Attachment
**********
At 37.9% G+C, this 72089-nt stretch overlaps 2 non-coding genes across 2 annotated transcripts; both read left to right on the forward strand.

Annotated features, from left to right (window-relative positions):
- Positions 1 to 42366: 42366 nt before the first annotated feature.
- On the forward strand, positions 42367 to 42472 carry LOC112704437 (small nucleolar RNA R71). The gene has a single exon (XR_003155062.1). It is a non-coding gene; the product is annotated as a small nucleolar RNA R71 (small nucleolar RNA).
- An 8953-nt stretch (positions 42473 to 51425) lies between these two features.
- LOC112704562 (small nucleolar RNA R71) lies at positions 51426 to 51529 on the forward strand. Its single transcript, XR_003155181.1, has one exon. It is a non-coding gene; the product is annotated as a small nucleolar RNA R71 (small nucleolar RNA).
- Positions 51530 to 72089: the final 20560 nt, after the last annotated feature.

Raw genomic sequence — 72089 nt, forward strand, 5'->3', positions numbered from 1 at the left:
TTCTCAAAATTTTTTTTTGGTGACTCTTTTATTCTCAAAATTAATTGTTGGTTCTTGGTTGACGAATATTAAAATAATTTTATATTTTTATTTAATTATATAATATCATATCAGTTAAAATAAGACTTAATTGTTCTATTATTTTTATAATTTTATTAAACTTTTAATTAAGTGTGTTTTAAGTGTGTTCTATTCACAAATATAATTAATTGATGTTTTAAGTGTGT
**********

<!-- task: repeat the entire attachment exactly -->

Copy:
At 37.9% G+C, this 72089-nt stretch overlaps 2 non-coding genes across 2 annotated transcripts; both read left to right on the forward strand.

Annotated features, from left to right (window-relative positions):
- Positions 1 to 42366: 42366 nt before the first annotated feature.
- On the forward strand, positions 42367 to 42472 carry LOC112704437 (small nucleolar RNA R71). The gene has a single exon (XR_003155062.1). It is a non-coding gene; the product is annotated as a small nucleolar RNA R71 (small nucleolar RNA).
- An 8953-nt stretch (positions 42473 to 51425) lies between these two features.
- LOC112704562 (small nucleolar RNA R71) lies at positions 51426 to 51529 on the forward strand. Its single transcript, XR_003155181.1, has one exon. It is a non-coding gene; the product is annotated as a small nucleolar RNA R71 (small nucleolar RNA).
- Positions 51530 to 72089: the final 20560 nt, after the last annotated feature.

Raw genomic sequence — 72089 nt, forward strand, 5'->3', positions numbered from 1 at the left:
TTCTCAAAATTTTTTTTTGGTGACTCTTTTATTCTCAAAATTAATTGTTGGTTCTTGGTTGACGAATATTAAAATAATTTTATATTTTTATTTAATTATATAATATCATATCAGTTAAAATAAGACTTAATTGTTCTATTATTTTTATAATTTTATTAAACTTTTAATTAAGTGTGTTTTAAGTGTGTTCTATTCACAAATATAATTAATTGATGTTTTAAGTGTGT